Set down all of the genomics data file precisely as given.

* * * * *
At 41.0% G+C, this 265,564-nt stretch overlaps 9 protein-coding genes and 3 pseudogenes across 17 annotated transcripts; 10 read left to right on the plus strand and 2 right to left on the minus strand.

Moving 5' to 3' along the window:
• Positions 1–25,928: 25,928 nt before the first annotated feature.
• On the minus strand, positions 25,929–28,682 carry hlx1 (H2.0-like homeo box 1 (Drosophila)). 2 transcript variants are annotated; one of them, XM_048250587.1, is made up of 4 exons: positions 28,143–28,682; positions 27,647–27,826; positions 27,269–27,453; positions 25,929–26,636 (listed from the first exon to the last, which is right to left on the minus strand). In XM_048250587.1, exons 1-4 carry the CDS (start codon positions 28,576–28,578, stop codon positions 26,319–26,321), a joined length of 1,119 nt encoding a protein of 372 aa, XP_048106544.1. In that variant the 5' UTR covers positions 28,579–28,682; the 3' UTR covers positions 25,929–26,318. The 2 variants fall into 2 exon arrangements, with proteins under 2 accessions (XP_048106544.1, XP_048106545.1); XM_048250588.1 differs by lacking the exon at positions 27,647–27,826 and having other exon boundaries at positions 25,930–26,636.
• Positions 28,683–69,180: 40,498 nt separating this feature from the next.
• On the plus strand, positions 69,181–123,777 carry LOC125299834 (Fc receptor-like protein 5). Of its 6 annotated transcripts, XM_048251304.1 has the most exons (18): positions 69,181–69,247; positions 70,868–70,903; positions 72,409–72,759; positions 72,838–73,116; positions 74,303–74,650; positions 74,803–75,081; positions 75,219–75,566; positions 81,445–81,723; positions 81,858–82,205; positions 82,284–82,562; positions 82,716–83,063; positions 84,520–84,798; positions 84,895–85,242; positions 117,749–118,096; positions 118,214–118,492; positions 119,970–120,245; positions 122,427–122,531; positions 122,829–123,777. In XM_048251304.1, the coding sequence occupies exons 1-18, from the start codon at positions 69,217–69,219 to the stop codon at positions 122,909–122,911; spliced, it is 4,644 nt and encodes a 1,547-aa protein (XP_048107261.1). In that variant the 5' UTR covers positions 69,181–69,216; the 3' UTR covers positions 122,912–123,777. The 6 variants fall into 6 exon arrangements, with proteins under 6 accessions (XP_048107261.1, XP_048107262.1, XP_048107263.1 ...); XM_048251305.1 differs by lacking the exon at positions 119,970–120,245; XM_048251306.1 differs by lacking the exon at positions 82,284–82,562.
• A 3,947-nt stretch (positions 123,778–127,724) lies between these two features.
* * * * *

At 41.0% G+C, this 265,564-nt stretch overlaps 9 protein-coding genes and 3 pseudogenes across 17 annotated transcripts; 10 read left to right on the plus strand and 2 right to left on the minus strand.

Moving 5' to 3' along the window:
• Positions 1–25,928: 25,928 nt before the first annotated feature.
• On the minus strand, positions 25,929–28,682 carry hlx1 (H2.0-like homeo box 1 (Drosophila)). 2 transcript variants are annotated; one of them, XM_048250587.1, is made up of 4 exons: positions 28,143–28,682; positions 27,647–27,826; positions 27,269–27,453; positions 25,929–26,636 (listed from the first exon to the last, which is right to left on the minus strand). In XM_048250587.1, exons 1-4 carry the CDS (start codon positions 28,576–28,578, stop codon positions 26,319–26,321), a joined length of 1,119 nt encoding a protein of 372 aa, XP_048106544.1. In that variant the 5' UTR covers positions 28,579–28,682; the 3' UTR covers positions 25,929–26,318. The 2 variants fall into 2 exon arrangements, with proteins under 2 accessions (XP_048106544.1, XP_048106545.1); XM_048250588.1 differs by lacking the exon at positions 27,647–27,826 and having other exon boundaries at positions 25,930–26,636.
• Positions 28,683–69,180: 40,498 nt separating this feature from the next.
• On the plus strand, positions 69,181–123,777 carry LOC125299834 (Fc receptor-like protein 5). Of its 6 annotated transcripts, XM_048251304.1 has the most exons (18): positions 69,181–69,247; positions 70,868–70,903; positions 72,409–72,759; positions 72,838–73,116; positions 74,303–74,650; positions 74,803–75,081; positions 75,219–75,566; positions 81,445–81,723; positions 81,858–82,205; positions 82,284–82,562; positions 82,716–83,063; positions 84,520–84,798; positions 84,895–85,242; positions 117,749–118,096; positions 118,214–118,492; positions 119,970–120,245; positions 122,427–122,531; positions 122,829–123,777. In XM_048251304.1, the coding sequence occupies exons 1-18, from the start codon at positions 69,217–69,219 to the stop codon at positions 122,909–122,911; spliced, it is 4,644 nt and encodes a 1,547-aa protein (XP_048107261.1). In that variant the 5' UTR covers positions 69,181–69,216; the 3' UTR covers positions 122,912–123,777. The 6 variants fall into 6 exon arrangements, with proteins under 6 accessions (XP_048107261.1, XP_048107262.1, XP_048107263.1 ...); XM_048251305.1 differs by lacking the exon at positions 119,970–120,245; XM_048251306.1 differs by lacking the exon at positions 82,284–82,562.
• A 3,947-nt stretch (positions 123,778–127,724) lies between these two features.